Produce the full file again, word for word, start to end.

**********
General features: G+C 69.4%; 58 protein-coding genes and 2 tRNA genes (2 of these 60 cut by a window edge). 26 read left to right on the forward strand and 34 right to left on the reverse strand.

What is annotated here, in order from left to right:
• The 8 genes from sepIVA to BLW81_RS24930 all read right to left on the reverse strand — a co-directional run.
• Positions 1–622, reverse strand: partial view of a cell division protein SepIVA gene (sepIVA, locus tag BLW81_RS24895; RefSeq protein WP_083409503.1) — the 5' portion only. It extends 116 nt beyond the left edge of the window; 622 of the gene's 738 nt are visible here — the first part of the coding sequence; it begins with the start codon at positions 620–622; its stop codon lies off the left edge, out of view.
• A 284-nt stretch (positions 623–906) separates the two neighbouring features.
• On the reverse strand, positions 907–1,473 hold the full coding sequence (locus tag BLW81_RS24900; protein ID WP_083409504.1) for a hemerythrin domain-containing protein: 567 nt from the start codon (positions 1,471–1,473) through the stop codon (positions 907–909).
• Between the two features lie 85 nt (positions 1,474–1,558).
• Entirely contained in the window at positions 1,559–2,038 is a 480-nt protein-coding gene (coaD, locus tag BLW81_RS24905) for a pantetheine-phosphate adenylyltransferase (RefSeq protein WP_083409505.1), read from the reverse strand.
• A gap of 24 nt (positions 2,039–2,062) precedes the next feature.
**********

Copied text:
General features: G+C 69.4%; 58 protein-coding genes and 2 tRNA genes (2 of these 60 cut by a window edge). 26 read left to right on the forward strand and 34 right to left on the reverse strand.

What is annotated here, in order from left to right:
• The 8 genes from sepIVA to BLW81_RS24930 all read right to left on the reverse strand — a co-directional run.
• Positions 1–622, reverse strand: partial view of a cell division protein SepIVA gene (sepIVA, locus tag BLW81_RS24895; RefSeq protein WP_083409503.1) — the 5' portion only. It extends 116 nt beyond the left edge of the window; 622 of the gene's 738 nt are visible here — the first part of the coding sequence; it begins with the start codon at positions 620–622; its stop codon lies off the left edge, out of view.
• A 284-nt stretch (positions 623–906) separates the two neighbouring features.
• On the reverse strand, positions 907–1,473 hold the full coding sequence (locus tag BLW81_RS24900; protein ID WP_083409504.1) for a hemerythrin domain-containing protein: 567 nt from the start codon (positions 1,471–1,473) through the stop codon (positions 907–909).
• Between the two features lie 85 nt (positions 1,474–1,558).
• Entirely contained in the window at positions 1,559–2,038 is a 480-nt protein-coding gene (coaD, locus tag BLW81_RS24905) for a pantetheine-phosphate adenylyltransferase (RefSeq protein WP_083409505.1), read from the reverse strand.
• A gap of 24 nt (positions 2,039–2,062) precedes the next feature.